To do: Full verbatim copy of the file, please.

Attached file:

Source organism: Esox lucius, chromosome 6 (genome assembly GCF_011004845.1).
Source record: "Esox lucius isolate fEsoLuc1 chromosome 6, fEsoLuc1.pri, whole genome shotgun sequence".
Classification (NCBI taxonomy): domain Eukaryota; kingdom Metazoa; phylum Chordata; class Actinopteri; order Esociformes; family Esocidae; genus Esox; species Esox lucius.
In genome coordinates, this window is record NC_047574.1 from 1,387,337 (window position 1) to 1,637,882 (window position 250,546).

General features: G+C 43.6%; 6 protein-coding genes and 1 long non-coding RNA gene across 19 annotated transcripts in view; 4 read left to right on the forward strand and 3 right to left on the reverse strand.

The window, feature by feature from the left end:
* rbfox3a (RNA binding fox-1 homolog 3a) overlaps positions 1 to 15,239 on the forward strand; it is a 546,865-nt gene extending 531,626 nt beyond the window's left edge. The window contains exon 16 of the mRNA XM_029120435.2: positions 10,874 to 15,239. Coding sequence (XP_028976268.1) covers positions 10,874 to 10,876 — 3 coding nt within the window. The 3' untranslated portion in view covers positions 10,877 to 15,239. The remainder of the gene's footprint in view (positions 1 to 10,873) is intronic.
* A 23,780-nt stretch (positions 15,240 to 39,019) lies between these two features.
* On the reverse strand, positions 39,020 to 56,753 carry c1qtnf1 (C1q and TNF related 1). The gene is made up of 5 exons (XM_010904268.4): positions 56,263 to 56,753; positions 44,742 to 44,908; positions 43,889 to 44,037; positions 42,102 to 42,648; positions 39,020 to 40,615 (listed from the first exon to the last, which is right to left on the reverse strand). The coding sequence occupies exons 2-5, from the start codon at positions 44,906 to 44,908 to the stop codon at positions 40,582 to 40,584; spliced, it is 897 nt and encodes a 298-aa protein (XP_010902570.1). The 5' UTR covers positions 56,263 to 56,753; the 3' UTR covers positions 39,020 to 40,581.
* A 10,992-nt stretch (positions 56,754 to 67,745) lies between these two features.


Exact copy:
Source organism: Esox lucius, chromosome 6 (genome assembly GCF_011004845.1).
Source record: "Esox lucius isolate fEsoLuc1 chromosome 6, fEsoLuc1.pri, whole genome shotgun sequence".
Classification (NCBI taxonomy): domain Eukaryota; kingdom Metazoa; phylum Chordata; class Actinopteri; order Esociformes; family Esocidae; genus Esox; species Esox lucius.
In genome coordinates, this window is record NC_047574.1 from 1,387,337 (window position 1) to 1,637,882 (window position 250,546).

General features: G+C 43.6%; 6 protein-coding genes and 1 long non-coding RNA gene across 19 annotated transcripts in view; 4 read left to right on the forward strand and 3 right to left on the reverse strand.

The window, feature by feature from the left end:
* rbfox3a (RNA binding fox-1 homolog 3a) overlaps positions 1 to 15,239 on the forward strand; it is a 546,865-nt gene extending 531,626 nt beyond the window's left edge. The window contains exon 16 of the mRNA XM_029120435.2: positions 10,874 to 15,239. Coding sequence (XP_028976268.1) covers positions 10,874 to 10,876 — 3 coding nt within the window. The 3' untranslated portion in view covers positions 10,877 to 15,239. The remainder of the gene's footprint in view (positions 1 to 10,873) is intronic.
* A 23,780-nt stretch (positions 15,240 to 39,019) lies between these two features.
* On the reverse strand, positions 39,020 to 56,753 carry c1qtnf1 (C1q and TNF related 1). The gene is made up of 5 exons (XM_010904268.4): positions 56,263 to 56,753; positions 44,742 to 44,908; positions 43,889 to 44,037; positions 42,102 to 42,648; positions 39,020 to 40,615 (listed from the first exon to the last, which is right to left on the reverse strand). The coding sequence occupies exons 2-5, from the start codon at positions 44,906 to 44,908 to the stop codon at positions 40,582 to 40,584; spliced, it is 897 nt and encodes a 298-aa protein (XP_010902570.1). The 5' UTR covers positions 56,263 to 56,753; the 3' UTR covers positions 39,020 to 40,581.
* A 10,992-nt stretch (positions 56,754 to 67,745) lies between these two features.